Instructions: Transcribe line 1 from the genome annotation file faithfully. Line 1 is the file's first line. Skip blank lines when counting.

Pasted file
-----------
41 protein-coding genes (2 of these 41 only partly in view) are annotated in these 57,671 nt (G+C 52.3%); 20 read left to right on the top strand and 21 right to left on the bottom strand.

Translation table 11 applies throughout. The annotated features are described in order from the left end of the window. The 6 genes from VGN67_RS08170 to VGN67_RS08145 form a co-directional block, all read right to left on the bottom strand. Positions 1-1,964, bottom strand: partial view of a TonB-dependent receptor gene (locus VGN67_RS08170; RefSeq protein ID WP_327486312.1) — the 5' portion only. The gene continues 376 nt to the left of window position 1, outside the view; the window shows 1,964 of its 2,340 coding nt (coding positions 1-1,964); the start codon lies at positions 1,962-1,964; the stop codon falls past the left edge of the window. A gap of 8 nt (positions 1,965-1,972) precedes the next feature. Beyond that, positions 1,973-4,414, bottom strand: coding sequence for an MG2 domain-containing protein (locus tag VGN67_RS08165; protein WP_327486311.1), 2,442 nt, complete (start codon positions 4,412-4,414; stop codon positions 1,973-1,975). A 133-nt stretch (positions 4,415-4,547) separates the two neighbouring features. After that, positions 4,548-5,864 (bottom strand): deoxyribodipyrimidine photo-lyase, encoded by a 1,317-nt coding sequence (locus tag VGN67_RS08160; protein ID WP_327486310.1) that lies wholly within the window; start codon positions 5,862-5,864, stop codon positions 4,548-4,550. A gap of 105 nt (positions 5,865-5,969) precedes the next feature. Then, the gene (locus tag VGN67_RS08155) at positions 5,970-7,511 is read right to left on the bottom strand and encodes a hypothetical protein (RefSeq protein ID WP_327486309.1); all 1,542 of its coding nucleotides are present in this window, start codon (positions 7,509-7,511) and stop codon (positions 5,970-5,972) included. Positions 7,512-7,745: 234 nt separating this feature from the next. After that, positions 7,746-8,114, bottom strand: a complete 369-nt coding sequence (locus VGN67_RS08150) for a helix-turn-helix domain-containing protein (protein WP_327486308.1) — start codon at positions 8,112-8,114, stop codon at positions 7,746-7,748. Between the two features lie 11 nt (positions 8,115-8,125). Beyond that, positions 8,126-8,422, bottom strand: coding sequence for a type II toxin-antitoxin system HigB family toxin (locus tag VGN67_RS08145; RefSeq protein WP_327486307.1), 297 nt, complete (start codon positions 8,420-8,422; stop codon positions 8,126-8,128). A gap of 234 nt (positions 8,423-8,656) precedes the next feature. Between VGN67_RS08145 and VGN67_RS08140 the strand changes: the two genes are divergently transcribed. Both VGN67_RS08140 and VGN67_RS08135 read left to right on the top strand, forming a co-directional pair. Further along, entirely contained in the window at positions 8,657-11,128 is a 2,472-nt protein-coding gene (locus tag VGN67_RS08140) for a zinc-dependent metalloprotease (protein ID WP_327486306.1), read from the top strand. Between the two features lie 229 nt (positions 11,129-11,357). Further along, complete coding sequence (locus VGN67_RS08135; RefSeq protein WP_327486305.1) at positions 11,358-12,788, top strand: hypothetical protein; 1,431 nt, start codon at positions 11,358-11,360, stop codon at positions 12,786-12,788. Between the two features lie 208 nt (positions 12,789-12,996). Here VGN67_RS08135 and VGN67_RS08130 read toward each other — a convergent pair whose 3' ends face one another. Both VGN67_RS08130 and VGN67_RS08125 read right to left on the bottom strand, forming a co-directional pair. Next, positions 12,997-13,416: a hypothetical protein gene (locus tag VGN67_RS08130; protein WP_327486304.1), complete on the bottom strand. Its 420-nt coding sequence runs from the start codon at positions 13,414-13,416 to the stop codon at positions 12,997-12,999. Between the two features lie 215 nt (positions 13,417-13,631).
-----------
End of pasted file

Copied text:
41 protein-coding genes (2 of these 41 only partly in view) are annotated in these 57,671 nt (G+C 52.3%); 20 read left to right on the top strand and 21 right to left on the bottom strand.